It follows a meeting last night of the five permanent members of the UN Security Council who met for the first time since Russia proposed placing Syria's chemical weapons arsenal under international control.
Discussions between Mr Kerry and Russia's foreign minister, Sergei Lavrov, are scheduled to last two days but could continue until Saturday. It comes a day after Russia handed over its proposals for dealing with Syria's chemical weapons, and President Barack Obama's delaying of a congressional vote on air strikes against Syria in order to seek a diplomatic alternative.
Mr Kerry will be accompanied in Geneva by a team of US arms experts tasked with examining the details of the plans.
A State Department spokeswoman said Russia had so far only "put forward ideas". She added: "We certainly know there are challenges. There are potentially a large amount of chemical weapons in Syria's stockpile."
A White House spokesman said he expected the diplomatic wrangling to take "some time".
Meanwhile, the five permanent members of the UN Security Council were due to hold talks last night in a bid to reach some agreement on how to progress in light of the latest developments. France, Britain and the US had pressed for a UN Security Council resolution on Tuesday that would impose tough consequences should Damascus fail to hand over control of its banned chemical weapons. Russia had also called a Security Council meeting on Tuesday, but later cancelled.
The five permanent members - the only countries with veto power - have been embroiled in deadlock since the beginning of the civil war in Syria, with Russia and China backing the Assad regime and vetoing any intervention in the conflict to the frustration of France, Britain and the US.
According to reports last night, diplomats had been working round-the-clock to persuade representatives for the Security Council to return to the negotiating table to iron out the wording of a possible resolution on the crisis.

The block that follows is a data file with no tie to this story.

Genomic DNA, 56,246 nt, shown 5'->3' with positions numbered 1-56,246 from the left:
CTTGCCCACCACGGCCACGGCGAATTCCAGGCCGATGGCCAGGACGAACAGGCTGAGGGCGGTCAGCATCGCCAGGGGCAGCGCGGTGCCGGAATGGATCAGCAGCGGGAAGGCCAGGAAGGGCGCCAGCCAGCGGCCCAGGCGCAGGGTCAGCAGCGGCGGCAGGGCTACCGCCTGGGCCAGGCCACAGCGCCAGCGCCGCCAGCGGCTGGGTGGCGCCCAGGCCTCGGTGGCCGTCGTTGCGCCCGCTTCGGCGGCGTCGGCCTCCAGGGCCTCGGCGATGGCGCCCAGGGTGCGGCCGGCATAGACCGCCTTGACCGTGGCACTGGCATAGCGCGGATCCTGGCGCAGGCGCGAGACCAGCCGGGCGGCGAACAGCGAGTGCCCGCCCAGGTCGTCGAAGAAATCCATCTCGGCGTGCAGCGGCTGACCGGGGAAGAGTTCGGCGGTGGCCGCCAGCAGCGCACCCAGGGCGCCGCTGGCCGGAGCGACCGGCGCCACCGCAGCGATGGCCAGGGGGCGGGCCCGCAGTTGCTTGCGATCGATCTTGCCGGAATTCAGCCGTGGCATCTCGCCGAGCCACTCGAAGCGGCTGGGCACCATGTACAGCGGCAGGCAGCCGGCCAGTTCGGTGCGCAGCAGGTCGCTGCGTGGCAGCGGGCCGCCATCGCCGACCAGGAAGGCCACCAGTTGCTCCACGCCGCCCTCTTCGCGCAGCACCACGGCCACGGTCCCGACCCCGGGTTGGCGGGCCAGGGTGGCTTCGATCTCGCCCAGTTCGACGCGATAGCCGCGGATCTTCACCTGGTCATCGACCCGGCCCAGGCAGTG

The talks follow the move by President Obama to delay the Congress vote on military strikes against Syria. Mr Obama said he wanted to give diplomacy more time to rid Syria of its chemical weapons arsenal.
In his address to the nation on Tuesday night, the US President still pressed the case for action as a deterrent to further use of chemical weapons and a warning to other countries tempted to use them.
He said: "The images from this massacre are sickening. Men, women and children lying in rows, killed by poison gas, others foaming at mouth, gasping for breath, a father clutching his dead children, imploring them to get up and walk."
But he said he would give the proposal by Syria's ally Russia to stockpile the weapons a try.
Polls show a majority of Americans want no more US military involvement in the Middle East after the wars in Iraq and Afghanistan.
"It's too early to tell whether this offer will succeed, and any agreement must verify that the Assad regime keeps its commitments," Mr Obama said. "But this initiative has the potential to remove the threat of chemical weapons without the use of force."
US senators said yesterday that a vote on a resolution to authorise the use of military force against Syria could be held as soon as next week if efforts to find a diplomatic solution fall short, adding that the continued threat of force would pile pressure Syrian President Bashar al Assad.
"There's a strong belief keeping the credible use of military force is very necessary," said Democratic Senator Robert Menendez.